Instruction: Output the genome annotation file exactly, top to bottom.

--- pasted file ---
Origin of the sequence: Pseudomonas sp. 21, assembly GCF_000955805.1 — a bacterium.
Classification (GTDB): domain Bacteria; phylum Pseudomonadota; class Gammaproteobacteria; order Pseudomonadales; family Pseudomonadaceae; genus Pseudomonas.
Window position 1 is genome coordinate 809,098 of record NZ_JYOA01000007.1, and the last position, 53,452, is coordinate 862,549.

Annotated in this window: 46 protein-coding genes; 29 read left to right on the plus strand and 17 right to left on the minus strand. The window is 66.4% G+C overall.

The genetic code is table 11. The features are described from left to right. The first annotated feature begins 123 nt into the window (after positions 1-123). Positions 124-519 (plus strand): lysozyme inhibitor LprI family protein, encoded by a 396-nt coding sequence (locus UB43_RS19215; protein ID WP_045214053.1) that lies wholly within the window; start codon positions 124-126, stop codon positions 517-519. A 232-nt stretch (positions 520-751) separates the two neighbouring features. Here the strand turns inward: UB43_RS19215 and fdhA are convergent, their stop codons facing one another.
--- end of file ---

Origin of the sequence: Pseudomonas sp. 21, assembly GCF_000955805.1 — a bacterium.
Classification (GTDB): domain Bacteria; phylum Pseudomonadota; class Gammaproteobacteria; order Pseudomonadales; family Pseudomonadaceae; genus Pseudomonas.
Window position 1 is genome coordinate 809,098 of record NZ_JYOA01000007.1, and the last position, 53,452, is coordinate 862,549.

Annotated in this window: 46 protein-coding genes; 29 read left to right on the plus strand and 17 right to left on the minus strand. The window is 66.4% G+C overall.

The genetic code is table 11. The features are described from left to right. The first annotated feature begins 123 nt into the window (after positions 1-123). Positions 124-519 (plus strand): lysozyme inhibitor LprI family protein, encoded by a 396-nt coding sequence (locus UB43_RS19215; protein ID WP_045214053.1) that lies wholly within the window; start codon positions 124-126, stop codon positions 517-519. A 232-nt stretch (positions 520-751) separates the two neighbouring features. Here the strand turns inward: UB43_RS19215 and fdhA are convergent, their stop codons facing one another.